Aecon CEO vows no job losses in $1.45B takeover by Chinese firm
Aecon Group (ARE.TO 0.86%) has agreed to be taken out by China’s CCCC International Holding (CCCI) in a $1.45-billion all-cash deal, a takeover that won’t result in any job cuts, according to the Toronto-based company’s chief executive officer.
“We won’t have a single job loss,” Aecon President and CEO John Beck told BNN in an interview Thursday. “There will be job growth at Aecon.”
Under the terms of the deal, which puts one of Canada’s biggest engineering giants in foreign hands, Aecon shareholders will receive $20.37 per share — a 23-per-cent premium to Wednesday’s closing price.
Beck noted Aecon had conversations with Canadian companies, without naming that, but said CCCI put forth the best offer.
“We didn’t go to China, they came to us,” he said.
However, former Industry Minister Tony Clement told BNN on Thursday that the Liberal government should not rubber-stamp the sale.
“No country in the world – even in a western style democracy – would just let a takeover happen if it’s contrary to the national interest or the security interest of the country,” Clement told BNN in an interview. “Australia does the same thing, the U.K. does the same thing, the Americans do the same thing. So, I don’t think we should be bashful here in looking after our own interests.”
Earlier on Thursday, Aecon touted the benefits of scale it gains by being swallowed up by its China-based buyer.
“This transaction creates significant and immediate value for Aecon shareholders, strengthens our competitive position in Canada and abroad with enhanced capabilities and financial resources, and provides expanded opportunities for our people,” Beck said in a press release.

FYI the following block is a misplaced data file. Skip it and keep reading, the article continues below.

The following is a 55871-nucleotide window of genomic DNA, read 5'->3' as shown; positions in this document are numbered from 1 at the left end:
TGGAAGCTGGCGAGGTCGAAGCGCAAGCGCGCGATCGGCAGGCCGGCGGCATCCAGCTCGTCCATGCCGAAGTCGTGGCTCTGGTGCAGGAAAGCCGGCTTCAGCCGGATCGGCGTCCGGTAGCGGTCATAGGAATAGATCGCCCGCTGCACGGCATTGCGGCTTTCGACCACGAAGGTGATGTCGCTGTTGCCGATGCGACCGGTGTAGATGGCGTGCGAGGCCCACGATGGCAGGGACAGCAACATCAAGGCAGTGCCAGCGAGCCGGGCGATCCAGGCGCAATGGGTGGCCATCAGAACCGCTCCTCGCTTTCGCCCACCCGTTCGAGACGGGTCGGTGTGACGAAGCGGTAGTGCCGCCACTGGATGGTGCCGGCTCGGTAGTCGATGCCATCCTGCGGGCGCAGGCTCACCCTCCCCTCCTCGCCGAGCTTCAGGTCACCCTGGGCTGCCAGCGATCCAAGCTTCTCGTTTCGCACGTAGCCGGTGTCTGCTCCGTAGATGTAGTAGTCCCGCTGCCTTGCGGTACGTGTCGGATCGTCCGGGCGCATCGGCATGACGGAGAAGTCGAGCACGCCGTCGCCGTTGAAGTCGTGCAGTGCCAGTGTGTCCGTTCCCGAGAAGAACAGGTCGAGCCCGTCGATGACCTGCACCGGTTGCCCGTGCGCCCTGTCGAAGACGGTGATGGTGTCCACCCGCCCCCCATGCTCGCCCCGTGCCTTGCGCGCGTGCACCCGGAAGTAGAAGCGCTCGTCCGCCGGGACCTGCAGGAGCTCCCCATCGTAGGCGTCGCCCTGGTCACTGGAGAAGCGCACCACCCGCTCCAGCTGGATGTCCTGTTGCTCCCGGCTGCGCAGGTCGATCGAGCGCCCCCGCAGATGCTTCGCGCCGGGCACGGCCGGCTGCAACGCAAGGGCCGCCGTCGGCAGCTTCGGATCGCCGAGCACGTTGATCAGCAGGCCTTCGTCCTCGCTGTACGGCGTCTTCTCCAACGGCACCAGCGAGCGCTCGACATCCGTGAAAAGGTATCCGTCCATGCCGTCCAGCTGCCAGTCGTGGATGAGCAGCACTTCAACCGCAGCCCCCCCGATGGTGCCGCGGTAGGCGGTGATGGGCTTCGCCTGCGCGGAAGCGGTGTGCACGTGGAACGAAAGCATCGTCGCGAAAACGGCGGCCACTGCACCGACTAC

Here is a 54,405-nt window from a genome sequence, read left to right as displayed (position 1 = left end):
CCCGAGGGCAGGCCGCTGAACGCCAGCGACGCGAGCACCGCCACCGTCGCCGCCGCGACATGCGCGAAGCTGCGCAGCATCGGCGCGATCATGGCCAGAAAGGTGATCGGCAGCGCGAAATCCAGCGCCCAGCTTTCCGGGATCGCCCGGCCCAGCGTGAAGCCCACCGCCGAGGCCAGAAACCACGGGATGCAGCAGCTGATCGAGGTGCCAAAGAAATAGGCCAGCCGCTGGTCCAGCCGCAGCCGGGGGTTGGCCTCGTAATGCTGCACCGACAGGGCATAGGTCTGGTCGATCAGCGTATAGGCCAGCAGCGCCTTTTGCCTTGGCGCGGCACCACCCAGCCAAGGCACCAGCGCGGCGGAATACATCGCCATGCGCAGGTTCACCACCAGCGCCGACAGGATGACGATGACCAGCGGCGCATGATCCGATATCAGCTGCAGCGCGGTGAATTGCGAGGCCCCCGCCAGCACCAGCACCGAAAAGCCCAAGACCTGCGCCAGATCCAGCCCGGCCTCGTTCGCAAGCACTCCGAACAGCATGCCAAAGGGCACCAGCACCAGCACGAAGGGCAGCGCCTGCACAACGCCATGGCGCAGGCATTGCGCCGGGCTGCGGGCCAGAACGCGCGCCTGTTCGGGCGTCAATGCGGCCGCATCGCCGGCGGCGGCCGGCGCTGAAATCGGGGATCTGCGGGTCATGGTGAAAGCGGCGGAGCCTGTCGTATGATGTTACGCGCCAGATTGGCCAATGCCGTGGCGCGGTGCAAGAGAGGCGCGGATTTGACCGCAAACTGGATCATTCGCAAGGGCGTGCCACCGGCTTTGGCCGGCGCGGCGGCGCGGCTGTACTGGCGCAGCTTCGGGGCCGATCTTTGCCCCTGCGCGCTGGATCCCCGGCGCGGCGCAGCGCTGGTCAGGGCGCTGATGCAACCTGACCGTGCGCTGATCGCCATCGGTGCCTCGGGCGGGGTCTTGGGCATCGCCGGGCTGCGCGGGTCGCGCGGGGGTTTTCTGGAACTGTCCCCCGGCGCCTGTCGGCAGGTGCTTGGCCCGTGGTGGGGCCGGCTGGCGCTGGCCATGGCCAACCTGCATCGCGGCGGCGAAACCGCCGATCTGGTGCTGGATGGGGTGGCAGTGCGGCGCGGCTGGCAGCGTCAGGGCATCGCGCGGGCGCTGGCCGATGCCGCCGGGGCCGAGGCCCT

“It’s just positive all the way around for Canada,” Beck told BNN. He added the deal would allow Aecon to do more business internationally.
Speaking with reporters at an event in Burlington, Ont., Prime Minister Justin Trudeau said Ottawa will be looking at the sale closely.
“Obviously this is an extremely important issue. Canada as a general rule is open to investment,” he said. “[The Aecon sale] will be examined very carefully by the Investment Canada Act to ensure that safety and security is not being compromised and ensure that it is in the net benefit of Canadians.”
The proposed acquisition will fall under regulatory scrutiny because its enterprise value exceeds the Investment Canada Act’s review threshold of $1 billion.
“Even though we have seen a hiatus from Chinese entities buying commodity assets in Canada, we do not envision any hurdles to the deal completion,” wrote National Bank Analyst Maxim Sytchev in a report to clients.
“This is an excellent outcome for Aecon shareholders because we don’t believe there is another entity now willing to pay this type of price,” he added.
CCCI, the overseas investment division of China Communications Construction Company Limited, said Aecon will continue to be headquartered in Canada, and it will not be rebranded.